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New iPhone runs out, disturbing 5G errors, disappointing MacBook ZombieLoad Fix




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Looking back to yet another week of news and titles from Cupertino, this week Apple Loop includes new iPhone features in boring design, some color options, 5G modem problems, ZombieLoad's impact on macOS, iOS 12.3 details, App legal issues Store up and look at the Apple map.

Apple Loop is here to remind you of several of the many discussions that have taken place around Apple over the past seven days (and you can read my weekly sample of Android news here at Forbes).

New iPhone features packed in tired and dull design

Android users will note that many of the new features of iPhones from 2019, such as the Reverse Wireless Charge and the wide-angle lens, are already featured in leading Android devices. Apple may catch up with the specs, but in the fast-moving market for modern phones, the new iPhone will remain old and outdated, thanks to the preservation of all the distinctive features of the iPhone X design for 2017. Gordon Kelly of Forbes:

Bad news? Bloomberg confirms that all three iPhone models will really look identical to their predecessor's two-year design, except for their new bulbous square that will hold the rear cameras (yes, even on the dual iPhone XR2 lens). Apple also makes them "about a half millimeter thicker," but optimists will hope it means larger batteries.

Read more here in Forbes,

iPhone XR2 is visualized based on multiple leaks (Hasan Kaymak Innovations)

Innovations by Hasan Kaimak

But there will be more colors!

When you have a design that you are not sure about, the best way to address it is through a little color. As more and more manufacturers realize that fashion is as important as features, the new iPhones for 2019 can go back to the classic 5C and iPod color schemes. & Nbsp;Reports by Gordon Kelly:

On the reverse side to compensate for its strange camera style, Gurman says Apple will present two new colors on the iPhone XR line: lavender and green. They will replace the current blue and coral finishes, but although it is subjective, the mock-ups (below) suggest that the solution at best separates.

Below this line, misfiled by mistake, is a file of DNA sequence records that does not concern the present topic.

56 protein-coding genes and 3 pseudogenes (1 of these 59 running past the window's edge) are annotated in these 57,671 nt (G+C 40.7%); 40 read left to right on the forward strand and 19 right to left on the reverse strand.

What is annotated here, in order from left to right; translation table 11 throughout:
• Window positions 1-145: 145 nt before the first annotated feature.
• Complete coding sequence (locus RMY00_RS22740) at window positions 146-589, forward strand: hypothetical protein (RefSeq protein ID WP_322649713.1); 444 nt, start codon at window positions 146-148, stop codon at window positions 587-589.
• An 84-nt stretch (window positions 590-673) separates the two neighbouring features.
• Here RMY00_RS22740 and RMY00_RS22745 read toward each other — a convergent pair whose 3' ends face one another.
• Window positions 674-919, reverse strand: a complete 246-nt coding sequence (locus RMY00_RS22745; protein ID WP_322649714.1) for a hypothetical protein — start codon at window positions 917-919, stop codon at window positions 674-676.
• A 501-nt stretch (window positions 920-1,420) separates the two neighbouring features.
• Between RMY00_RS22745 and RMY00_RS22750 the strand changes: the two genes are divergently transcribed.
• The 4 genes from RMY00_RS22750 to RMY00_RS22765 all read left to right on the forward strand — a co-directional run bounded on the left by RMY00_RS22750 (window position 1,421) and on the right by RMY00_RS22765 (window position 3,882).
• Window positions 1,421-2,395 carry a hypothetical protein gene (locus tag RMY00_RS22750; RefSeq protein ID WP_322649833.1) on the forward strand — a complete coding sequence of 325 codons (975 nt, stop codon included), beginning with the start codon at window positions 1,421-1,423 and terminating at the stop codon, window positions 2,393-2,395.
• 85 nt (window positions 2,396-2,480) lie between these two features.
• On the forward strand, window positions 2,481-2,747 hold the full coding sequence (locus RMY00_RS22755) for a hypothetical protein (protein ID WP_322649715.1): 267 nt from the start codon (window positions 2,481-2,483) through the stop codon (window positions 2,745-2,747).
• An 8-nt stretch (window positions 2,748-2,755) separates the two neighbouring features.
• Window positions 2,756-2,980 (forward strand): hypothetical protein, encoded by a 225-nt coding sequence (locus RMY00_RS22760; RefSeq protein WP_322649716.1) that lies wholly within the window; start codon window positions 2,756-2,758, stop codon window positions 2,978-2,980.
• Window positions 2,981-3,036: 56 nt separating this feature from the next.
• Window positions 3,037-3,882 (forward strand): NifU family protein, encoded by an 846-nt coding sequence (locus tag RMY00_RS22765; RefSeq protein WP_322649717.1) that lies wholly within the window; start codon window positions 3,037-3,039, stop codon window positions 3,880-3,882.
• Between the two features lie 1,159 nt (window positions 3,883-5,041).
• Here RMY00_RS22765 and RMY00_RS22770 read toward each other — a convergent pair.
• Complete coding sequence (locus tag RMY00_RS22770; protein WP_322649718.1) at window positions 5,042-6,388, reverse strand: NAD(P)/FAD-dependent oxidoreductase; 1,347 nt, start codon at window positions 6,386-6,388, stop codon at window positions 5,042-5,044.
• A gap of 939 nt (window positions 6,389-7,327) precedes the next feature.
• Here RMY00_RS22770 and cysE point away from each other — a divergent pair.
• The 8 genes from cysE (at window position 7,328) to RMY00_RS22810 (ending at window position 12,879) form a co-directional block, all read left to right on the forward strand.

Read more here,

Problems of Apple 5G iPhone

Apple may have produced 5G Modems from Qualcomm – probably for iPhone 2020 phones – but 5G will create problems for Tim Cook's team for many years. Aaron Tilly from The InformationGoing all-in with Intel and having to go back to Qualcomm, Apple has weakened and provided the supplier with a key element of economic influence, as I said earlier this week:

Part of the modest pie saw Apple quit its legitimate fight with Qualcomm earlier this spring and negotiate a deal for 5G modems. Even with Qualcomm's power, it is unlikely that the iPhone family will see a 5G device announced by the end of 2020, and it may well be that significant volumes will not be available until 2021.
In the short and medium term, Apple is bound to Qualcomm in the next few years, and Tim Cook's team has almost no impact on 5G modem technology (Apple is unlikely to take Huawei's offer to deliver 5G modems). Although there are internal efforts to design a modem (in a similar approach to the system when designing chips for the Axx chips), they are not chosen to carry any fruit until 2025.

More about the 5G nightmare here on Forbes,